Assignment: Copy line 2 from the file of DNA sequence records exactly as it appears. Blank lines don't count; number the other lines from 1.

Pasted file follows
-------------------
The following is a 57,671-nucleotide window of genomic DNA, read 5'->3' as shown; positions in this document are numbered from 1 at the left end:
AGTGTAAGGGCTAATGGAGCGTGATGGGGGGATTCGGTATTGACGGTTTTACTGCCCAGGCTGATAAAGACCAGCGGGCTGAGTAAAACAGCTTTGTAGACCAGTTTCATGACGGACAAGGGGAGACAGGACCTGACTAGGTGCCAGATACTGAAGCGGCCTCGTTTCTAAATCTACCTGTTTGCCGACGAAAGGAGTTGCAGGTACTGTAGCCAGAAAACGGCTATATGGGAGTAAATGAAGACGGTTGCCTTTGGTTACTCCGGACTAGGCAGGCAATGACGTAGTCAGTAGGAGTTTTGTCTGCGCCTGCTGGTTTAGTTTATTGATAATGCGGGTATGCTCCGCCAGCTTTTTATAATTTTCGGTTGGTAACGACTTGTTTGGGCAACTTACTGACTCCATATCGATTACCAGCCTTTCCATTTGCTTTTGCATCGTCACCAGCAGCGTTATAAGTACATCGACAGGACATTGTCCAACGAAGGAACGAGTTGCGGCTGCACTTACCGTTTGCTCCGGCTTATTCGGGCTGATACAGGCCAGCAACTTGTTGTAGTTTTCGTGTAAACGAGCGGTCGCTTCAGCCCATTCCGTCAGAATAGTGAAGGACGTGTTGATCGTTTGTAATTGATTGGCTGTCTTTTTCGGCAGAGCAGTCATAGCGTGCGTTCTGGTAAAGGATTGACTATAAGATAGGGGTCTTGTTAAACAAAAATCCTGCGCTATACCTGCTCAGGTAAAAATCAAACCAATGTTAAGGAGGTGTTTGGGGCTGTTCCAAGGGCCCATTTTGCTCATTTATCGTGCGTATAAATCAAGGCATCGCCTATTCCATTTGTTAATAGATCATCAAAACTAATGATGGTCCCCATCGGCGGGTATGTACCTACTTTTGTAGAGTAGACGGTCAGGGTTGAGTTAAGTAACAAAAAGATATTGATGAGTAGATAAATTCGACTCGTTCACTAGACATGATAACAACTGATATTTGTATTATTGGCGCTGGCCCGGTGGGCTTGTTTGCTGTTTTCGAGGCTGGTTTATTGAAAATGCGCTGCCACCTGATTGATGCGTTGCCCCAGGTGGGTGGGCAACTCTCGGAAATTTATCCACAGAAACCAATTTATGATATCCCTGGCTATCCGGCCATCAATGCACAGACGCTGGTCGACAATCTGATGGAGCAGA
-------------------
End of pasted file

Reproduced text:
AGTGTAAGGGCTAATGGAGCGTGATGGGGGGATTCGGTATTGACGGTTTTACTGCCCAGGCTGATAAAGACCAGCGGGCTGAGTAAAACAGCTTTGTAGACCAGTTTCATGACGGACAAGGGGAGACAGGACCTGACTAGGTGCCAGATACTGAAGCGGCCTCGTTTCTAAATCTACCTGTTTGCCGACGAAAGGAGTTGCAGGTACTGTAGCCAGAAAACGGCTATATGGGAGTAAATGAAGACGGTTGCCTTTGGTTACTCCGGACTAGGCAGGCAATGACGTAGTCAGTAGGAGTTTTGTCTGCGCCTGCTGGTTTAGTTTATTGATAATGCGGGTATGCTCCGCCAGCTTTTTATAATTTTCGGTTGGTAACGACTTGTTTGGGCAACTTACTGACTCCATATCGATTACCAGCCTTTCCATTTGCTTTTGCATCGTCACCAGCAGCGTTATAAGTACATCGACAGGACATTGTCCAACGAAGGAACGAGTTGCGGCTGCACTTACCGTTTGCTCCGGCTTATTCGGGCTGATACAGGCCAGCAACTTGTTGTAGTTTTCGTGTAAACGAGCGGTCGCTTCAGCCCATTCCGTCAGAATAGTGAAGGACGTGTTGATCGTTTGTAATTGATTGGCTGTCTTTTTCGGCAGAGCAGTCATAGCGTGCGTTCTGGTAAAGGATTGACTATAAGATAGGGGTCTTGTTAAACAAAAATCCTGCGCTATACCTGCTCAGGTAAAAATCAAACCAATGTTAAGGAGGTGTTTGGGGCTGTTCCAAGGGCCCATTTTGCTCATTTATCGTGCGTATAAATCAAGGCATCGCCTATTCCATTTGTTAATAGATCATCAAAACTAATGATGGTCCCCATCGGCGGGTATGTACCTACTTTTGTAGAGTAGACGGTCAGGGTTGAGTTAAGTAACAAAAAGATATTGATGAGTAGATAAATTCGACTCGTTCACTAGACATGATAACAACTGATATTTGTATTATTGGCGCTGGCCCGGTGGGCTTGTTTGCTGTTTTCGAGGCTGGTTTATTGAAAATGCGCTGCCACCTGATTGATGCGTTGCCCCAGGTGGGTGGGCAACTCTCGGAAATTTATCCACAGAAACCAATTTATGATATCCCTGGCTATCCGGCCATCAATGCACAGACGCTGGTCGACAATCTGATGGAGCAGA